Topeka Gov. Kathleen Sebelius on Thursday vetoed a second bill allowing two coal-fired power plants in southwest Kansas and accused its supporters of being unwilling to compromise.
But House Speaker Melvin Neufeld, an Ingalls Republican who strongly supported the measure, replied that the Democratic governor is preventing the state from having a comprehensive energy policy.
Sebelius' action was expected and came only three days after the Legislature formally presented the bill to her. The measure was similar to one Sebelius vetoed last month.
Both cleared the way for Sunflower Electric Power Corp. to build the two plants outside Holcomb, in Finney County. Both also stripped the secretary of health environment of some power, a response to Secretary Rod Bremby's decision in October to deny an air-quality permit for Sunflower's $3.6 billion project.
"I'm not at all surprised that the governor did this," said Sunflower spokesman Steve Miller. "It's regrettable, but I'm not going to offer up any angry letters or angry words."
Sierra Club spokeswoman Stephanie Cole said the second bill, like the first, was a "giveaway to the coal industry" and praised Sebelius' action.
"She has proven to be a steadfast leader in responding to climate change," Cole said.
Legislators are on their annual spring break but reconvene April 30 to finish their business for the year. Sebelius' vetoes will top their agenda, and they have until the end of their session on May 29 to attempt to override her.
Supporters need two-thirds majorities in both chambers to nullify a veto. They've always had more than enough in the Senate. But the second bill passed the House, 83-41, leaving supporters one vote short.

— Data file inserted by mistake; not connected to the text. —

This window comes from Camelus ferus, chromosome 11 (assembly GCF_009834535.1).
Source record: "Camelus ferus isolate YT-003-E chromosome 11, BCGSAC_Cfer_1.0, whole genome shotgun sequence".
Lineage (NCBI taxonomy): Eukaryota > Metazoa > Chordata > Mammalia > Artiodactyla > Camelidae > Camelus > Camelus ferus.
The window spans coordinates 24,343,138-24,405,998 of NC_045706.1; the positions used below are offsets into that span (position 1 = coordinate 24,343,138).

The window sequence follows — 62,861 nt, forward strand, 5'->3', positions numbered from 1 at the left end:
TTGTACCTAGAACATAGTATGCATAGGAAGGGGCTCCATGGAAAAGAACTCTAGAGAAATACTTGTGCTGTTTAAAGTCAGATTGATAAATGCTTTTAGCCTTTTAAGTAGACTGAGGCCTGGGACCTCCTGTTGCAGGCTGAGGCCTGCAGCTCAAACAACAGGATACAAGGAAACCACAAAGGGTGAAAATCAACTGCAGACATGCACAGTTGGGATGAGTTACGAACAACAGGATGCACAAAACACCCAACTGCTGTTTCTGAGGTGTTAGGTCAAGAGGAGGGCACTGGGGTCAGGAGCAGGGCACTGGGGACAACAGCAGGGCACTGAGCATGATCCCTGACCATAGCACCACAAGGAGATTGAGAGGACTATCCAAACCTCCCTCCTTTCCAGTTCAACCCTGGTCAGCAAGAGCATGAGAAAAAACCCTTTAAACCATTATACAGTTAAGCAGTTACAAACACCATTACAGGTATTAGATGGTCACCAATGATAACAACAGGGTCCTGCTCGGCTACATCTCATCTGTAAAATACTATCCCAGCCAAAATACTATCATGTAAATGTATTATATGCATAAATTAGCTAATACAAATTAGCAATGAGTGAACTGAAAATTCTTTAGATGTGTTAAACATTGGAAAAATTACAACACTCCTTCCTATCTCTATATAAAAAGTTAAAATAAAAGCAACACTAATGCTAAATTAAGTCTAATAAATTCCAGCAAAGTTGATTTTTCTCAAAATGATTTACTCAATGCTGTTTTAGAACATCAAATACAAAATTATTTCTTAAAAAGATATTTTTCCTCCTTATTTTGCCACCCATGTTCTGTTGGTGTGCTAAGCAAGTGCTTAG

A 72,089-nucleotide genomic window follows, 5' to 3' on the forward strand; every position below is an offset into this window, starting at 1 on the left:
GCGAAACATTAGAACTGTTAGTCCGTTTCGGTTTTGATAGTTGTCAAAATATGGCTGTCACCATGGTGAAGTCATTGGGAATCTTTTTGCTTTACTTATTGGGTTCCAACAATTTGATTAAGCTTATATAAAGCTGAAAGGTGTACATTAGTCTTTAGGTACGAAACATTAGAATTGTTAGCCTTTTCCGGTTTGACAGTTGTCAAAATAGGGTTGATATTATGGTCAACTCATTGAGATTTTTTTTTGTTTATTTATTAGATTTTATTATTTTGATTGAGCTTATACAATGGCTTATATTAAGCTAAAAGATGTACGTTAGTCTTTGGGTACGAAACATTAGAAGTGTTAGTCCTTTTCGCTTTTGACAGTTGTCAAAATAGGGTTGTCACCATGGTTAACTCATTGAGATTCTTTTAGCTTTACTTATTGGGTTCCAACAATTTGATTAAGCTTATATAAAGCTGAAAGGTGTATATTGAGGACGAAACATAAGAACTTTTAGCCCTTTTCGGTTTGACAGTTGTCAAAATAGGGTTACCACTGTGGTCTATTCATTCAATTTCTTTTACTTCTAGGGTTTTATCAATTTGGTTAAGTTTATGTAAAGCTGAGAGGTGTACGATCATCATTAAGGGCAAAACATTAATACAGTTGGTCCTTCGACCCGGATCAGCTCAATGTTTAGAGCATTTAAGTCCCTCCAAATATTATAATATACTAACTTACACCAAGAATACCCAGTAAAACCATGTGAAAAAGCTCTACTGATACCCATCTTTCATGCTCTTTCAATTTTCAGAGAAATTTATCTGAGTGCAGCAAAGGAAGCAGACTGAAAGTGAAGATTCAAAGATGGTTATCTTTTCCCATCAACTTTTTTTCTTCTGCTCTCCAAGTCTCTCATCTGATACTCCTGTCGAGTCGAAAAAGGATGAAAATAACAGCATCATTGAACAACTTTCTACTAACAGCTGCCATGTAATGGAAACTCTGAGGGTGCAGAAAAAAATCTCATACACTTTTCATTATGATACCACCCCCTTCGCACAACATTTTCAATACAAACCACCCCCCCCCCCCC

Asked about attempting an override, Neufeld said: "There are several different ways to address the issue, and we'll continue working to get to a 'yes."'
Bremby denied Sunflower's air-quality permit over the plants' potential carbon dioxide emissions, up to 11 million tons a year. He said the state couldn't ignore the dangers posed by global warming, which many scientists link to man-made greenhouse gas emissions.
But Sunflower's project enjoys bipartisan support, and many legislators, including Neufeld, view it as important economic development. They also believe the state will need new coal-fired plants to meet future demands for power.
In January, Sebelius offered Sunflower executives a compromise that would allow them to build one coal-fired plant if they'd commit to conservation programs and new investments in wind farms. Sebelius alluded to that offer in her veto message.
"I am still hopeful we can have meaningful discussions about a true compromise, rather than being sent the same bill in disguise yet again," she wrote.
Sebelius added: "This maneuver has done nothing to address the issues at hand - developing comprehensive energy policy, providing base-load energy power for western Kansas, implementing carbon mitigation strategies and capitalizing on our incredible assets for additional wind power."
Sunflower rejected Sebelius' offer in January as unworkable.
It has two partners in its project, Tri-State Generation and Transmission Association Inc. of Westminster, Colo., and Golden Spread Electric Cooperative, in Amarillo, Texas. Sunflower is relying on them to help finance the plants, and they initially would receive most of the new power.
Sunflower has said accepting Sebelius' officer would cost it $1.4 billion, which it would have to pass along to customers in higher rates.
"We are just not going to do something - unless we're forced to - that unnecessarily raises the price of electricity for our customers," Miller said.
And, as Neufeld noted, supporters of Sunflower's project included "green" provisions in both bills to attract votes from legislators nervous about the plants' CO2 emissions.
Both bills included a mandate that renewable resources, such as wind, account for 10 percent of most utilities' generating capacity by 2012.
"It is a complete energy policy, and unfortunately, it's been the governor who's been unwilling to visit with us about what energy policy ought to be," Neufeld said.
But environmentalists have considered the green provisions too weak and seen them only as bait to lure legislators into voting for new coal-fired plants. They've also predicted the federal government will regulate CO2 in the near future, making coal-fired plants financially less attractive.
Sebelius said it would be unfair to consumers to allow new plants without taking such costs into account.
"We must remember the decisions we make today have a huge impact on Kansans for generations to come," she wrote.